5. HIS NAME IS.... Wilson or Oskar or Sammy or or or .... yup, I name things. Wilson is my phone, Oskar is my sweet silver VW beetle, Sammy?  Sammy is an absolute life saver at times.  He is my bicycle.  And on and on and on.  I even named the copy machine at work (Hal).  He functions better now that he has a name. Certain people with whom I am well acquainted give me grief about naming inanimate objects but I couldn't care less.  It adds whimsy and sparkle to my days. I even started a Facebook group several years ago for People Who Name Their Cars.  I think we are up to 47 members.  Look us up and join us!  Oh, and one more thing. Did you notice the male names?  Yup, all my toys are boys.  I can't help it.  They just are.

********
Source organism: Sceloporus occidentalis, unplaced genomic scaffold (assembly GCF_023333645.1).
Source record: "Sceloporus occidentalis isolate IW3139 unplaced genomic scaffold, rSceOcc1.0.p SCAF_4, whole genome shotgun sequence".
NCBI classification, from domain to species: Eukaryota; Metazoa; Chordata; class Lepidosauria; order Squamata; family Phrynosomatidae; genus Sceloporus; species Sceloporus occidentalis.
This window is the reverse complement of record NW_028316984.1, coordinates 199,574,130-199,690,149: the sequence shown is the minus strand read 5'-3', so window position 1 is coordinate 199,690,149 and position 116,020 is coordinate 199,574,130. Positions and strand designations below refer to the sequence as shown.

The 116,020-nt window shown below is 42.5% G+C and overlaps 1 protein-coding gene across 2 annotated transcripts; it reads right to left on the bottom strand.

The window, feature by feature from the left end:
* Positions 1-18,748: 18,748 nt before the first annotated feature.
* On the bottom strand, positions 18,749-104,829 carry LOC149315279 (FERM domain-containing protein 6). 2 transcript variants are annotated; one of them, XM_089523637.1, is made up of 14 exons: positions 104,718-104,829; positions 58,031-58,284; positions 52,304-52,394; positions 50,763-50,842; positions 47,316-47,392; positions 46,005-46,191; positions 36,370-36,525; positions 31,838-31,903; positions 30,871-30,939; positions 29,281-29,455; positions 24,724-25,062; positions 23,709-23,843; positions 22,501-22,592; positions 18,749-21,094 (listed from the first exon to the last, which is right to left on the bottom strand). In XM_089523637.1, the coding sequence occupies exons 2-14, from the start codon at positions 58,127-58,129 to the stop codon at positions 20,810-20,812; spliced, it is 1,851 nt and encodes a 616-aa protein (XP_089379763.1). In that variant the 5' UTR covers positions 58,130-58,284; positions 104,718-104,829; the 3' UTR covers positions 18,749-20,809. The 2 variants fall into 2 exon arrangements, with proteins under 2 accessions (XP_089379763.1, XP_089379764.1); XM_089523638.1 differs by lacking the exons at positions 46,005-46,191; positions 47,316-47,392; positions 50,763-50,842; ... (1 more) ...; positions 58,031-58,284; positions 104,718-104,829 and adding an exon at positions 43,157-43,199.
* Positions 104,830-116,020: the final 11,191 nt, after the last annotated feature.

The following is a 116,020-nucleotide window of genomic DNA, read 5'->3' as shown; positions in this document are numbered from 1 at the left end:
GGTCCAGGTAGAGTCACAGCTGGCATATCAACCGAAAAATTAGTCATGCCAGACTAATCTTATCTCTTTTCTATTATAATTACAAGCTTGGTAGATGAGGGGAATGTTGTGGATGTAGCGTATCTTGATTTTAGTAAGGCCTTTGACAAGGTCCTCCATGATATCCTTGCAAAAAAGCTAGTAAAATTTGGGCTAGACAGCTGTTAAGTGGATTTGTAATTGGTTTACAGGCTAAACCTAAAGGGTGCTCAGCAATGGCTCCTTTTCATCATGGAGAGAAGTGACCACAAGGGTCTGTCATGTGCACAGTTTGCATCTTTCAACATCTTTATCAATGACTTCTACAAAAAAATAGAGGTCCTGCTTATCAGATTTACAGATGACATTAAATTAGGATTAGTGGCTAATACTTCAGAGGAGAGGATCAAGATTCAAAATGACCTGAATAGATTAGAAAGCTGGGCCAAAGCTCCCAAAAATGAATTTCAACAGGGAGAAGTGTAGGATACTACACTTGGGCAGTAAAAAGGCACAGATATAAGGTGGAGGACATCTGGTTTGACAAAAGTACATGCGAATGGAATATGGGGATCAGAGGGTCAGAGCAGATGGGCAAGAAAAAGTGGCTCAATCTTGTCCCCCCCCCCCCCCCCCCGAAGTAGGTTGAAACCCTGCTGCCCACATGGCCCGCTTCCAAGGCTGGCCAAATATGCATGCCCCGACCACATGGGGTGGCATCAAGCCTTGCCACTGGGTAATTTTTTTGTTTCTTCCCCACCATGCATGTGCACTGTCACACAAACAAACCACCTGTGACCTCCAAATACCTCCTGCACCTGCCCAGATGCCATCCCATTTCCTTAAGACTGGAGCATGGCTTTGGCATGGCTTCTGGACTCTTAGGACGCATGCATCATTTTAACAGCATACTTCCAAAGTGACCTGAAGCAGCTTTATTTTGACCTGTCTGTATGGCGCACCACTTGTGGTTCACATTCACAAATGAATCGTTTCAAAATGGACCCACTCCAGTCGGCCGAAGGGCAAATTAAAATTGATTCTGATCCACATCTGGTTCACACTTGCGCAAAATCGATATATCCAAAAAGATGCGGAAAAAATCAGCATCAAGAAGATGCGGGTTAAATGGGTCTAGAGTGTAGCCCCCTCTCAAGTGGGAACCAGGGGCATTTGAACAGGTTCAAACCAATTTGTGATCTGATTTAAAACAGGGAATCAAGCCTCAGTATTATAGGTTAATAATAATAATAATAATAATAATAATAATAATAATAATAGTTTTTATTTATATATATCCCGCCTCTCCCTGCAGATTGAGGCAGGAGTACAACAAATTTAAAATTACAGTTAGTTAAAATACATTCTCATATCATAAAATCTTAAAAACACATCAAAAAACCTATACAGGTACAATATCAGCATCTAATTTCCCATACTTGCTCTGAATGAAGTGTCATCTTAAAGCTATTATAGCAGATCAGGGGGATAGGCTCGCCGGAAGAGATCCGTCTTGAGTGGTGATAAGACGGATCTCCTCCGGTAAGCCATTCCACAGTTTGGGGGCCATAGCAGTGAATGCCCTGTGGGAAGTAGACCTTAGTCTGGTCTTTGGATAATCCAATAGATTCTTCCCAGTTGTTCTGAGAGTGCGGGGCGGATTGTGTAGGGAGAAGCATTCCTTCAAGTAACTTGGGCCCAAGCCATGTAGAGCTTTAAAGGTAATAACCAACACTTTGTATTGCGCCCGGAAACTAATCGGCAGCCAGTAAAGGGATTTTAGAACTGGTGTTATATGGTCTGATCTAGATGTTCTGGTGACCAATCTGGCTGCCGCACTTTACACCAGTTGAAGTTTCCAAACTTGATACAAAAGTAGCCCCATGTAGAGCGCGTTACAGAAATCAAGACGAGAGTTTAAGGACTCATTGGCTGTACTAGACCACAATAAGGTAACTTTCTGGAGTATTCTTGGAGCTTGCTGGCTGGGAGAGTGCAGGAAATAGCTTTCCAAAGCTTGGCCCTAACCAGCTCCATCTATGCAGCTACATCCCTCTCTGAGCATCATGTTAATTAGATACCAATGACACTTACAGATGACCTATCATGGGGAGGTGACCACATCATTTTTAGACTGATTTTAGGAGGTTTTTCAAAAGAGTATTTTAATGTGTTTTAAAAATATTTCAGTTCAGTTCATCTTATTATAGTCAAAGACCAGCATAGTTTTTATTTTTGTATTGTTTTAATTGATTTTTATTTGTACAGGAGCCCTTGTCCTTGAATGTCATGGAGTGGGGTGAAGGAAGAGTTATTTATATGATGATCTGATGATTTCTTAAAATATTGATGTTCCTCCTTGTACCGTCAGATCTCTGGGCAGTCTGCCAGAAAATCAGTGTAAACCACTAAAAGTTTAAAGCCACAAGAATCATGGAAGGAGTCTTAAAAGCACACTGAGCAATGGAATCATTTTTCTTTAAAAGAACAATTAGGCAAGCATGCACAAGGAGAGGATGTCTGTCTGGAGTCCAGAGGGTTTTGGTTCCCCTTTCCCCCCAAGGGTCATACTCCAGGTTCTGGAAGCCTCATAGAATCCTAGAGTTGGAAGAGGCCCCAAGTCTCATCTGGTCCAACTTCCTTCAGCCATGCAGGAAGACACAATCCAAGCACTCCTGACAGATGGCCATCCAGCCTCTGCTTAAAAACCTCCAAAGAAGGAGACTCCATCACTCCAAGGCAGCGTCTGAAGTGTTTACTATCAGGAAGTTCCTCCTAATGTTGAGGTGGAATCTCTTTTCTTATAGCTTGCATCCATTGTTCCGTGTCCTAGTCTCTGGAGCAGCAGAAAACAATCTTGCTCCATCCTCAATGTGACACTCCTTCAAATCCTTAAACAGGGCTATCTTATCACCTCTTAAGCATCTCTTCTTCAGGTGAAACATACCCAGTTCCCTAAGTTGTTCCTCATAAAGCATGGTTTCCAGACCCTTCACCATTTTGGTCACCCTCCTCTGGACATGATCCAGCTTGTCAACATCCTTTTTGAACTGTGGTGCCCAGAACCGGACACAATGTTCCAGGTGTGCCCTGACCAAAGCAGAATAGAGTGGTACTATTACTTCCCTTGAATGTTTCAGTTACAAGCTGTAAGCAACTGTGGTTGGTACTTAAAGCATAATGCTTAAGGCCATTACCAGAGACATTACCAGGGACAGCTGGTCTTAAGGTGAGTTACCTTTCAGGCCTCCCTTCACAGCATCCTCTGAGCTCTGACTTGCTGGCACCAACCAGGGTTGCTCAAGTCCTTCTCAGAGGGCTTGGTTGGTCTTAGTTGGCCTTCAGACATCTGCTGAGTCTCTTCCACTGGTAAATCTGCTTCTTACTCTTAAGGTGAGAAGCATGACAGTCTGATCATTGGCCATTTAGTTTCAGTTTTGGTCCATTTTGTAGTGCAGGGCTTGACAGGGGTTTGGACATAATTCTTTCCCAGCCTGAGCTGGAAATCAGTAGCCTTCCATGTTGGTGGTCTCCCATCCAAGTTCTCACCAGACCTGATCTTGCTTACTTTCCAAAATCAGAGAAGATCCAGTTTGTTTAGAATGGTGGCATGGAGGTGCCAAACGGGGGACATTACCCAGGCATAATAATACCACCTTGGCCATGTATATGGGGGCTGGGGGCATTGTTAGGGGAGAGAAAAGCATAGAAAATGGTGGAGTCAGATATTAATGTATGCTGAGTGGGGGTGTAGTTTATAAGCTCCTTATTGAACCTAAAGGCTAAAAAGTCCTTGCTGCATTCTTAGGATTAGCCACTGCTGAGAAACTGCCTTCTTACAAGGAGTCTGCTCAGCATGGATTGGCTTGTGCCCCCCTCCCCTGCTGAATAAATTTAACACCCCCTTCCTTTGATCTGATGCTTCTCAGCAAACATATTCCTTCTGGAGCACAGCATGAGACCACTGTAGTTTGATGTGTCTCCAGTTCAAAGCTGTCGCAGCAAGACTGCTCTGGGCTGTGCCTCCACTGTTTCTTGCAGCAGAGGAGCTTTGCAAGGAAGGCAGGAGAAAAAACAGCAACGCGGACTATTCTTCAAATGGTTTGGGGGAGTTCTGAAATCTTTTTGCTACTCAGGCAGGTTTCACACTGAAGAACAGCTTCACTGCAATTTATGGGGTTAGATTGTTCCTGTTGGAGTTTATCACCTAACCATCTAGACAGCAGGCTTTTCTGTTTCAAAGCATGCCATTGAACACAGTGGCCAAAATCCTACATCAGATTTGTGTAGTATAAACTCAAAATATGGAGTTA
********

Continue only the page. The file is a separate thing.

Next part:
6.  BEATING THE SUN UP  (as in, beating the sleepy head sun out of bed in the morning)  I have always been an early riser.  As a kid I got up early (as did most members of my family) and the habit has been mine ever since.  I typically wake up alert, ready to take on the day.  When I was in college I began a daily exercise habit that lasts until this day.  I do enjoy moving and I enjoy the solitude, particularly the early morning solitude.  The outside world is still and quiet and I have time to think.  For about 25 years I ran every morning.  Sometimes I ran on the college track, sometimes in the neighborhood, sometimes (on weekends) in the hills near where I lived.  There came a point where my knees were screaming too much so running became bike riding, and/or walking, and/ or elliptical cross training.  I like to throw in a couple of short weight training sessions every week just for fun.  I love the stretching part of exercise but it is the first part to be sacrificed to the gods of time.  I will likely pay for that someday, if I am not already.